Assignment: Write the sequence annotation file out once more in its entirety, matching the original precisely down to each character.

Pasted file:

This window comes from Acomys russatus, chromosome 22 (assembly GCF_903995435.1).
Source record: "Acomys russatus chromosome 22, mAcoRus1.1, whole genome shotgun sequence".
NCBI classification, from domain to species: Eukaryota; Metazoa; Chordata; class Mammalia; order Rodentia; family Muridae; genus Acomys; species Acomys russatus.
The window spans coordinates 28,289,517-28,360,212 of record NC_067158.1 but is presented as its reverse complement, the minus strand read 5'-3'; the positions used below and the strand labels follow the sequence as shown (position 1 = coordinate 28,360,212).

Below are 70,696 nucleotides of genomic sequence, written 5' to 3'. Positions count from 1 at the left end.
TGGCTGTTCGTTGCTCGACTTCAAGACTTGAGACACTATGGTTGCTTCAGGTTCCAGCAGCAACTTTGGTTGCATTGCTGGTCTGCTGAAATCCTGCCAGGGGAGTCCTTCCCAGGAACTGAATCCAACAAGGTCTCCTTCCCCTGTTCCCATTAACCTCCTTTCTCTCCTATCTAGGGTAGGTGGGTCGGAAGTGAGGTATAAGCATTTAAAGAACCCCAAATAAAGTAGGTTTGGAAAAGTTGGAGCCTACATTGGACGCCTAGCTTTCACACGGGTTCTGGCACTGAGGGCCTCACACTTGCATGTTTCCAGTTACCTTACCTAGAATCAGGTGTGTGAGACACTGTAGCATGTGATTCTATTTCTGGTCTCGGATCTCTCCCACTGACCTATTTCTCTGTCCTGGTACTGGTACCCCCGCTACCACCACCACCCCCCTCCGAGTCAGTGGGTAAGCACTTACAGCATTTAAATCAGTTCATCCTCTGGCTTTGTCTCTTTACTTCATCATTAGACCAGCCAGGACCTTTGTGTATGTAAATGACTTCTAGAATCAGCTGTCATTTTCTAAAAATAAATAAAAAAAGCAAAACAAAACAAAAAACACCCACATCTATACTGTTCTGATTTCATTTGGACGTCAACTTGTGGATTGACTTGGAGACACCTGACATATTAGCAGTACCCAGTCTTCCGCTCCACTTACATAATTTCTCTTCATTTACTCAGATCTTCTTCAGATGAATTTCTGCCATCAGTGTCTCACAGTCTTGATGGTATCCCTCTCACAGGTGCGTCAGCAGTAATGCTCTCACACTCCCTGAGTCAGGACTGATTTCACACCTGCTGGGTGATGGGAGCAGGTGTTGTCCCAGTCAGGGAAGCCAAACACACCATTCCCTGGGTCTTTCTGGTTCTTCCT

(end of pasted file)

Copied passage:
This window comes from Acomys russatus, chromosome 22 (assembly GCF_903995435.1).
Source record: "Acomys russatus chromosome 22, mAcoRus1.1, whole genome shotgun sequence".
NCBI classification, from domain to species: Eukaryota; Metazoa; Chordata; class Mammalia; order Rodentia; family Muridae; genus Acomys; species Acomys russatus.
The window spans coordinates 28,289,517-28,360,212 of record NC_067158.1 but is presented as its reverse complement, the minus strand read 5'-3'; the positions used below and the strand labels follow the sequence as shown (position 1 = coordinate 28,360,212).

Below are 70,696 nucleotides of genomic sequence, written 5' to 3'. Positions count from 1 at the left end.
TGGCTGTTCGTTGCTCGACTTCAAGACTTGAGACACTATGGTTGCTTCAGGTTCCAGCAGCAACTTTGGTTGCATTGCTGGTCTGCTGAAATCCTGCCAGGGGAGTCCTTCCCAGGAACTGAATCCAACAAGGTCTCCTTCCCCTGTTCCCATTAACCTCCTTTCTCTCCTATCTAGGGTAGGTGGGTCGGAAGTGAGGTATAAGCATTTAAAGAACCCCAAATAAAGTAGGTTTGGAAAAGTTGGAGCCTACATTGGACGCCTAGCTTTCACACGGGTTCTGGCACTGAGGGCCTCACACTTGCATGTTTCCAGTTACCTTACCTAGAATCAGGTGTGTGAGACACTGTAGCATGTGATTCTATTTCTGGTCTCGGATCTCTCCCACTGACCTATTTCTCTGTCCTGGTACTGGTACCCCCGCTACCACCACCACCCCCCTCCGAGTCAGTGGGTAAGCACTTACAGCATTTAAATCAGTTCATCCTCTGGCTTTGTCTCTTTACTTCATCATTAGACCAGCCAGGACCTTTGTGTATGTAAATGACTTCTAGAATCAGCTGTCATTTTCTAAAAATAAATAAAAAAAGCAAAACAAAACAAAAAACACCCACATCTATACTGTTCTGATTTCATTTGGACGTCAACTTGTGGATTGACTTGGAGACACCTGACATATTAGCAGTACCCAGTCTTCCGCTCCACTTACATAATTTCTCTTCATTTACTCAGATCTTCTTCAGATGAATTTCTGCCATCAGTGTCTCACAGTCTTGATGGTATCCCTCTCACAGGTGCGTCAGCAGTAATGCTCTCACACTCCCTGAGTCAGGACTGATTTCACACCTGCTGGGTGATGGGAGCAGGTGTTGTCCCAGTCAGGGAAGCCAAACACACCATTCCCTGGGTCTTTCTGGTTCTTCCT